Calls for contributions to volumes and special issues of journals – Deadlines July to September 2024

Reconciliatory Spaces: Post-Conflict Interventions in Anglophone Women’s Writing.
Deadline for proposal submissions: 30 July 2024.

Issue edited by Lourdes López-Ropero, University of Alicante, Spain

Issue theme presentation 

In the landmark resolution 1325 of the year 2000, the  UN Security Council stresses that the peace and reconciliation agenda has to embrace women’s participation,  and encourages research into the role that women play as agents in processes of conflict resolution and social reconstruction, as well as into  the impact of conflict on women’s lives. This work must be intersectional, incorporating the experiences of a wide range of women, including the perspectives and remarkable contributions of Indigenous women to conflict resolution.  In her work on women and peacebuilding, Elizabeth Porter (2008, 2016) claims that the model of relationality offered by the feminist ethics of care is very useful for reconciliation, based as it is on restorative values such as  the absence of domination, interdependence, empathy, or openness to diverse and silenced voices.  Porter also importantly argues that reconciliatory spaces may occur in multiple settings, not just formal ones as  “tribunals” or “commissions”, but unofficial ones as “around a kitchen table, under a tree, in a playground, on the grass or on a mat in a hut. Sometimes they transpire through the use of theatre, drama, art, play or healing workshops, wherever people are open to express their individual stories and learn about others”.  In these spaces, individuals “need to feel free to argue and disagree; they also need opportunities to apologise, confess, forgive, build trust and develop changed relationships that show the healing power of reconciliation”. With regard to the particular contribution that the arts can make,  John Paul Lederach (1997, 2005) insists that reconciliatory efforts require a degree of creativity, of what he calls “the moral imagination”, shown for example  in “the capacity to imagine ourselves in a web of relationships that includes our enemies” or in “the acceptance of the inherent risk of stepping into the mystery of the unknown” . 

This volume aims to foreground the responses of Anglophone women writers to the issues involved in reconciliation processes and debates. We seek original papers that illuminate articulations of reconciliatory spaces in women’s writing, or that approach the text as a potential space of reconciliation, where its challenges and contradictions are played out, but also where ideas conducive to social reconstruction may be creatively generated. We adopt a dynamic approach to reconciliation (Verdeja 2009) not as an event, but as an open process, a space of relationality and dialogism, an arena of negotiation and encounter with the other. We understand the term ‘writing’ in a broad sense, including literary work in different genres as well as non-fiction or screenwriting.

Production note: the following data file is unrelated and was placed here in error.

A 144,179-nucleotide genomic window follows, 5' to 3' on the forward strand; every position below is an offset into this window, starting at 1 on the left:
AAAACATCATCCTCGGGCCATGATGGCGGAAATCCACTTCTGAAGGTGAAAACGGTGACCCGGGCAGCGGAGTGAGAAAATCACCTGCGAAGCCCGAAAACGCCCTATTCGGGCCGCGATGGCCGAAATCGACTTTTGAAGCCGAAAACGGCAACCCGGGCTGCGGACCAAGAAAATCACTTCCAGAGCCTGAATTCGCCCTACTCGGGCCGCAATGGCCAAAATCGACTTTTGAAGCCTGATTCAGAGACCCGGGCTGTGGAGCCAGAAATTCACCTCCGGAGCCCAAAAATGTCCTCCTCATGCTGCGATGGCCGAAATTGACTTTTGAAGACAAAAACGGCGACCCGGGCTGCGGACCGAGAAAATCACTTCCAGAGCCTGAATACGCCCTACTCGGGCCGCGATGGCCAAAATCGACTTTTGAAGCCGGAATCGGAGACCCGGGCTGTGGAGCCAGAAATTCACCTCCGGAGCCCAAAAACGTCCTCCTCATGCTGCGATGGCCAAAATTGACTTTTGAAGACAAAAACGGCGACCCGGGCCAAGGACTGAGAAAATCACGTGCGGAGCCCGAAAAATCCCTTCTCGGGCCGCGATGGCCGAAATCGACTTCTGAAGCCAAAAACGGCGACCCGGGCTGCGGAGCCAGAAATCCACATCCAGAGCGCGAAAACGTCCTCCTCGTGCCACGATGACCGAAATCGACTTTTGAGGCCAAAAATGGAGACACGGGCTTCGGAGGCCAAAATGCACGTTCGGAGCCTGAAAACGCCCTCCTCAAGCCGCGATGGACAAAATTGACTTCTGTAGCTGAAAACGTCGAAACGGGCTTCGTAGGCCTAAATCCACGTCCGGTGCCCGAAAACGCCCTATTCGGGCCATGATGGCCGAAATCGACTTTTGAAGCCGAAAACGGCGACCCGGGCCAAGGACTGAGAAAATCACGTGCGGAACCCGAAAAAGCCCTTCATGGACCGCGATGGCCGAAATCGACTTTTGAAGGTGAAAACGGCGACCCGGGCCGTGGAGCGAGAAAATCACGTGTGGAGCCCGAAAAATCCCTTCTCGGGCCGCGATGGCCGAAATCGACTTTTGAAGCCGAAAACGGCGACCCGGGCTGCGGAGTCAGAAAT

We invite a consideration of historical contexts immersed in or suffering the absence of processes of transitional justice in the aftermath of conflict and violations of human rights, where a society progresses towards the recognition of past wrongs, social reconstruction and peace. The origin of conflict may lie in political, interethnic violence and repression, as in the cases of African countries (e.g.: Apartheid, civil war),  or in the grievances suffered by indigenous populations in the colonial past in postcolonial settler societies as Australia or Canada (e.g.: the Stolen Generations, Indian Residential Schools), but we encourage the exploration of relevant contexts that are less paradigmatic or that have been underexamined.  

Contributions may address, but are not limited to, the following issues:

  • The role of compassion and empathy in reconciliation
  • The benefits and challenges of truth-telling and forgiveness
  • Imagining reconciliatory relationships
  • Questions of material space as/and reconciliation
  • Confronting and articulating atrocity in post-conflict contexts
  • Rape as war crime, the persistence of a rape culture, and post-conflict
  • reconciliation
  • Women writers and peace activism
  • The potential pitfalls and paradoxes of identifying the feminine with peaceful
  • nurturing values
  • Reconciliation and genre: Are there particular genres of reconciliation—’sorry’
  • novels, literature about truth commissions—or are certain genres particularly
  • suited to address reconciliation-related issues—poetry, theatre?